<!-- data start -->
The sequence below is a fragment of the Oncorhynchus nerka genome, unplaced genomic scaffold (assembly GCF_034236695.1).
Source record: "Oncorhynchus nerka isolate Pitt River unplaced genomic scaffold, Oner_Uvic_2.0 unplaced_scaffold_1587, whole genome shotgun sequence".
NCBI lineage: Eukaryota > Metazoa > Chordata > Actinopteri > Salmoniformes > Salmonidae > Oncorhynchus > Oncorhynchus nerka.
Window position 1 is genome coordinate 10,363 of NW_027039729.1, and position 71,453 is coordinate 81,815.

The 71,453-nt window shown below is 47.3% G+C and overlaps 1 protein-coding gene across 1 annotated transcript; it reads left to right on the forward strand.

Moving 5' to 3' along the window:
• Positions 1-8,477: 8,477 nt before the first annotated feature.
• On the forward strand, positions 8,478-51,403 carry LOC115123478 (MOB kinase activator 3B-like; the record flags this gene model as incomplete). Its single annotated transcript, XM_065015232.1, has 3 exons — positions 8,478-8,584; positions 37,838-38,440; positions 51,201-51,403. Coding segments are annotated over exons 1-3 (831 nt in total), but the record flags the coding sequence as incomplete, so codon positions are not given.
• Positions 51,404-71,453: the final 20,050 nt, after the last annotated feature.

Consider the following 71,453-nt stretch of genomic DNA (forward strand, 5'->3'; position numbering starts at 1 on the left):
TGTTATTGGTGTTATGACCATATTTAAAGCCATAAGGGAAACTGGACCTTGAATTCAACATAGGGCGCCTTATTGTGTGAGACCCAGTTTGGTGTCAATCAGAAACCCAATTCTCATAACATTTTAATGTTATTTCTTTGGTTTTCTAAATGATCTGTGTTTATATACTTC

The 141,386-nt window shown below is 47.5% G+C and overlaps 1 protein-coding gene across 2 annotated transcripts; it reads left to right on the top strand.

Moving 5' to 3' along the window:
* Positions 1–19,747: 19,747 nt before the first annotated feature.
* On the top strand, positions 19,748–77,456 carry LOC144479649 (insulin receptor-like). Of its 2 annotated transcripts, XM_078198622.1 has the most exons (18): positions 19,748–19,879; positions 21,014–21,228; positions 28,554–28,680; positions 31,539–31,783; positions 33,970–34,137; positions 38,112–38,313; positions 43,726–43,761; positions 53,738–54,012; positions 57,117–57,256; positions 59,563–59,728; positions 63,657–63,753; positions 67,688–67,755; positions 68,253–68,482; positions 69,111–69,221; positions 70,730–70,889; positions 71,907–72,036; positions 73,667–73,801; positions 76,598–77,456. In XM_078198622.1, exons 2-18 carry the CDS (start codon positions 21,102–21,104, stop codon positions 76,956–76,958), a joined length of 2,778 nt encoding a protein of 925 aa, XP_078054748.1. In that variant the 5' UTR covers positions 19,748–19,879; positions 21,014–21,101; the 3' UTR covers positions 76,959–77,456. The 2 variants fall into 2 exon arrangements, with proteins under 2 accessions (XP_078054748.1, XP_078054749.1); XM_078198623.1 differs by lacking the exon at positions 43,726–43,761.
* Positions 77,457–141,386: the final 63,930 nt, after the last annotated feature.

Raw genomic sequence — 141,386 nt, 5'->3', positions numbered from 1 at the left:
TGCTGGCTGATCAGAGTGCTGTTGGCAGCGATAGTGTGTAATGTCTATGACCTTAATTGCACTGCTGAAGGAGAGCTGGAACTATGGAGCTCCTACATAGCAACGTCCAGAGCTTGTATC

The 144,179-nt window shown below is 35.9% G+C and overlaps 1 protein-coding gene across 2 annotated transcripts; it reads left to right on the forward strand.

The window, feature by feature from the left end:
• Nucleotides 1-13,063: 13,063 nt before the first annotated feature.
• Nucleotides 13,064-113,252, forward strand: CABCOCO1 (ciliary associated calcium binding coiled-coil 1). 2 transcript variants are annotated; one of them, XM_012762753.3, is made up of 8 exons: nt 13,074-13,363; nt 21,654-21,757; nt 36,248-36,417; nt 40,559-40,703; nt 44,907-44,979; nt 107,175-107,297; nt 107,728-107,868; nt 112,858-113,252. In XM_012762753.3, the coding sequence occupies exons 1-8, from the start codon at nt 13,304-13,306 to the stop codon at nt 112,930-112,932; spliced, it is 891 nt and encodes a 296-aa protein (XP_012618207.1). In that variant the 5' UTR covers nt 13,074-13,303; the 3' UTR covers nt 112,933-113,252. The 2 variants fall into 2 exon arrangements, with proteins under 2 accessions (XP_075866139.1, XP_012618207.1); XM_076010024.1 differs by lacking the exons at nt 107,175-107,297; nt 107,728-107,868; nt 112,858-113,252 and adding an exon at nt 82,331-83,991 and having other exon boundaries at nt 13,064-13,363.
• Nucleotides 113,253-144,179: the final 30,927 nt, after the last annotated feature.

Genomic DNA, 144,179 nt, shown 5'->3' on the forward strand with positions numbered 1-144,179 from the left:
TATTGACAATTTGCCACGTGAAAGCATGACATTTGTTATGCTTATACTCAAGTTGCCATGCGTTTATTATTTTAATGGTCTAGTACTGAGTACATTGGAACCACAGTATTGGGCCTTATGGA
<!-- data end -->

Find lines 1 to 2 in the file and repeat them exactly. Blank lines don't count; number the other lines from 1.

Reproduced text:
The sequence below is a fragment of the Oncorhynchus nerka genome, unplaced genomic scaffold (assembly GCF_034236695.1).
Source record: "Oncorhynchus nerka isolate Pitt River unplaced genomic scaffold, Oner_Uvic_2.0 unplaced_scaffold_1587, whole genome shotgun sequence".